If you use webhooks, your non-test endpoints are also be required to support HTTPS and TLS 1.2 in order to receive webhooks from us. Any endpoints that do not support a TLS 1.2 connection will be disabled.
The PCI Security Council sets the rules on which technologies are acceptable for use in transmitting cardholder data. They have explicitly identified TLS 1.0 as no longer being a strong form of encryption because it is vulnerable to many known attacks.
This is not an action Chargify is taking alone. EVERY website that transmits or processes credit card data will be making this change. If you or your customers are using an insecure or unsupported browser or API client, you will find that all secure websites will stop working very soon.
The switch has been completed, but we’ve kept the old guidance here below for a period of time for posterity:
- You or your subscriber may not be able to access the Chargify login area. Or, your Subscribers may not be able to access the Public Signup Pages and receive a TLS warning page.
- Webhook Endpoint checks will confirm if your endpoints are ready for the switchover. If there’s a problem with us connecting to one of your endpoints, it’ll be listed here.
- API checks are a list of recent connections you’ve made to our API that may have trouble after January 12, 2016.
Caveat: We reviewed recent connections made to your Chargify subdomains to try and help you. But there may be false-negatives or false-positives. This method is imperfect because:
- Sometimes an API client using an older version will auto-upgrade when we remove support.
- We ignored connections from browser-like user-agents (Firefox, Gecko, Mozilla, Chrome, AppleWebKit, Safari, etc). If your API client “fakes” a browser user-agent, it’s not included here.
- Connections to “https://app.chargify.com” (such as Chargify API v2) are not included
A comprehensive list of client library support is available here: https://www.ssllabs.com/ssltest/clients.html
If you have code that connects with the Chargify API, you must ensure that it will continue to work after January 12, 2016. Each language and library is different, but we’ve identified the popular ones that may be of concern.
These languages will need significant changes/upgrades in order to work:
- Java 6u45 / 7u45
- .NET before 4.5 (does not support TLS 1.2)
- .NET 4.5 (must be have setting changed to explicitly enable TLS 1.2)
- OpenSSL 0.9.8
Most dynamic languages such as Ruby, PHP, & Python rely on the underlying operating system’s OpenSSL version. You can check it by running openssl version. 1.0.1 in the minimum required.
We would be happy to help you ensure compatibility in any way we can. However, please keep in mind that we are not experts in every language or framework and so we aren’t able to test or fix your code for you.
Most browsers have supported TLS 1.2 for several years.
The following browsers DO NOT support TLS 1.2 and will no longer work.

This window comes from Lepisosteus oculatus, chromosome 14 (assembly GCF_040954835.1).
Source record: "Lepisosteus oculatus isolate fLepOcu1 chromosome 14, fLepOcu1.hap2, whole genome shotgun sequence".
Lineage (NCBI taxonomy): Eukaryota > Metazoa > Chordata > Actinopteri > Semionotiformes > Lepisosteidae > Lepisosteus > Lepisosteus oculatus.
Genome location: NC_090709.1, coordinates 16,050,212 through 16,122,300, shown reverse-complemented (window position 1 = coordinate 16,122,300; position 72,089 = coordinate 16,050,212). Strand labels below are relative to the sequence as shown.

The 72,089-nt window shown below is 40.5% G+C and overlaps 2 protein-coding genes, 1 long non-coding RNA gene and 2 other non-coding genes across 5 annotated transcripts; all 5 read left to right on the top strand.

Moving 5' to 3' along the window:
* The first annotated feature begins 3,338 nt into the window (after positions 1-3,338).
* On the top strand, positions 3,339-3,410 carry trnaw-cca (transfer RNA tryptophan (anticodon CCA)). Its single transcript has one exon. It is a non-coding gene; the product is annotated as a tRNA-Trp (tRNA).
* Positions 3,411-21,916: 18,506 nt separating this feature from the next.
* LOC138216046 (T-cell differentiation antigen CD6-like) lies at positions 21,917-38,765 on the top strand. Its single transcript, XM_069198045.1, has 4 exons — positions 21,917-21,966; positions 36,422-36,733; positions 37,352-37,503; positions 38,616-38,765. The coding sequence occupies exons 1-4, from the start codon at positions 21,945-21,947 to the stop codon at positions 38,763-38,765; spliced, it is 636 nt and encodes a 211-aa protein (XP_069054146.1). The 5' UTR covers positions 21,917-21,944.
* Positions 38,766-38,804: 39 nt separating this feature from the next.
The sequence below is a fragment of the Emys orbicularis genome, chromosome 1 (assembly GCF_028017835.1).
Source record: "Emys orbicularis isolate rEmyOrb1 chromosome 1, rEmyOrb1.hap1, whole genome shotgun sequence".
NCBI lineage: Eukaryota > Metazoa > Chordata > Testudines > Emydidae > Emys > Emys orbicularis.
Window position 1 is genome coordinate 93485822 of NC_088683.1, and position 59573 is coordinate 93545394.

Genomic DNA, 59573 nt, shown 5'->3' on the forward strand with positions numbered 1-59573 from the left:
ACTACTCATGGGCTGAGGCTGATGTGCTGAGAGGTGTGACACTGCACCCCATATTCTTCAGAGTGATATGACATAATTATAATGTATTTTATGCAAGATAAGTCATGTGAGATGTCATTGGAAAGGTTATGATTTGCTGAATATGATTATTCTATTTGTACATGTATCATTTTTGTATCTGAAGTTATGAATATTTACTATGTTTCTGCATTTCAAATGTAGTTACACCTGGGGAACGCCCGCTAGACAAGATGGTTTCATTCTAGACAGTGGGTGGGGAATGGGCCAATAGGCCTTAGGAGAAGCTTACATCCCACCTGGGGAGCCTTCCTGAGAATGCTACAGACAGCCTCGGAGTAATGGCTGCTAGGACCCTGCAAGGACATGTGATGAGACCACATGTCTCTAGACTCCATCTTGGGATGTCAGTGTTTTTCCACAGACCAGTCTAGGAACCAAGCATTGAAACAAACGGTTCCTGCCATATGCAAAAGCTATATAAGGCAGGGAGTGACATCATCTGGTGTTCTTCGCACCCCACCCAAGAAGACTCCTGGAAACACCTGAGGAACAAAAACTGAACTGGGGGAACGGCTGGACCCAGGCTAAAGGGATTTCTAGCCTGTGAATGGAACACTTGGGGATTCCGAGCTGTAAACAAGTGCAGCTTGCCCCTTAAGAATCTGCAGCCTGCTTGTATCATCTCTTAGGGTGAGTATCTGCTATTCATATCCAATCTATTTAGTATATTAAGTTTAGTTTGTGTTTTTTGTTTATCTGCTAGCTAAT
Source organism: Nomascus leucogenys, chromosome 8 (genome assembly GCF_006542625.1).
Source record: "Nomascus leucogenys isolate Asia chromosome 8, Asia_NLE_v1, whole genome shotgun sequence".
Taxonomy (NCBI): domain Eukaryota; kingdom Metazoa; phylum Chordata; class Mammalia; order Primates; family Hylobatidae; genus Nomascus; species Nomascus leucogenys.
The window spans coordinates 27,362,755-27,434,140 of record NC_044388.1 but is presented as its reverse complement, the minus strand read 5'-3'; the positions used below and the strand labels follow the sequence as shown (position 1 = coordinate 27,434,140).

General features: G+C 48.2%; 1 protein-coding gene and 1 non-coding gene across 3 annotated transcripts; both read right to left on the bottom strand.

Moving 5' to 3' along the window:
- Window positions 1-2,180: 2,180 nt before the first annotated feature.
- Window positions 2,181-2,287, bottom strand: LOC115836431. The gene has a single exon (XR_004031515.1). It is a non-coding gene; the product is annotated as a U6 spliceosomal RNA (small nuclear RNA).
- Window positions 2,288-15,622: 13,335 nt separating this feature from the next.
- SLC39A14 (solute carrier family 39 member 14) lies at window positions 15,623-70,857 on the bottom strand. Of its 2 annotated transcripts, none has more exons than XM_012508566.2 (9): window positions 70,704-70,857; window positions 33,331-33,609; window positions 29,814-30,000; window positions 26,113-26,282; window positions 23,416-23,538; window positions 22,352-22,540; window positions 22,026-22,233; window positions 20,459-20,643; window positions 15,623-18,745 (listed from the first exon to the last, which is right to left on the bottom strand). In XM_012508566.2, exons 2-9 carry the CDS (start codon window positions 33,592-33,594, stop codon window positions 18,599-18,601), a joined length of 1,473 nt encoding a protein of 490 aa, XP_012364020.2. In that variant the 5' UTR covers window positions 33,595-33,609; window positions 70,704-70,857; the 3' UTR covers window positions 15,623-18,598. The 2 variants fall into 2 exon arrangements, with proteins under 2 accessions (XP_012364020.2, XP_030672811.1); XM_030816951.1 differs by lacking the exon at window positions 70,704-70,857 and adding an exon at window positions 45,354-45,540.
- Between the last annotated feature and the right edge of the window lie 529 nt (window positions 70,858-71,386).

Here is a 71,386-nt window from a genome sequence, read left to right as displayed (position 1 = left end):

- Google Chrome 29
- Firefox 26
- Internet Explorer 10
- Safari 8
- iOS 4
- Android 4
Chargify Direct, when used as a browser-side transparent redirect will not affect MOST end users with modern browsers. It will fail for customers with very old browsers that are unable to initiate a secure connection. Those customers are likely to find that all secure websites will start failing for them soon and will be forced to upgrade anyway, so the impact is expected to be minimal.
Note that Chargify V2 signups (NOT transparent redirect) must be tested to make sure they can make API calls successfully.
If you use Chargify solely through Shopify, you do not need to take any action. We have already ensured everything will continue to work.
Further Reading & Resources
- .NET 4.6: TLS 1.2 is used automatically. No changes are necessary.
.NET 4.5: The SecurityProtocolType needs to be changed to Tls12 (using the SecurityProtocol Setter)
.NET 4.0: TLS 1.2 is supported, but there’s no named
- .NET 3 and below: Must be upgraded to 4.5
- You should set the
ChargifyConnectto the values from above
(SecurityProtocolType.Tls12for .NET 4.5+ or
(SecurityProtocolType)3072for .NET 4.0) before making any API calls.
var chargify = new ChargifyConnect("<your chargify url>", "<your api key>", "X"); chargify.ProtocolType = SecurityProtocolType.Tls12;
Ruby uses the system openssl. OpenSSL v0.9.8 will no longer work, but later versions work without any changes required. With Ruby 1.9+ you can test the connection with this script:
require 'openssl' require 'net/http' http = Net::HTTP.new('YOUR_SUBDOMAIN.chargify.com', 443) http.use_ssl = true http.verify_mode = OpenSSL::SSL::VERIFY_PEER http.start do http.request_get('/') do |response| puts response.body end end # You should expect to see: # ConnectionOK # => #<Net::HTTPOK 200 OK readbody=true>
You can test if the connection works with:
import urllib2 urllib2.urlopen("https://YOUR_SUBDOMAIN.chargify.com").read() # Expected: 'ConnectionOK\n'
You can check if PHP will work with the following script:
<?php $ch = curl_init('https://www.howsmyssl.com/a/check'); curl_setopt($ch, CURLOPT_RETURNTRANSFER, true); $data = curl_exec($ch); curl_close($ch); $json = json_decode($data); echo $json->tls_version; ?> <?php $curl_info = curl_version(); echo $curl_info['ssl_version']; ?>
You should see TLS 1.2 and OpenSSL version of at least 1.0.1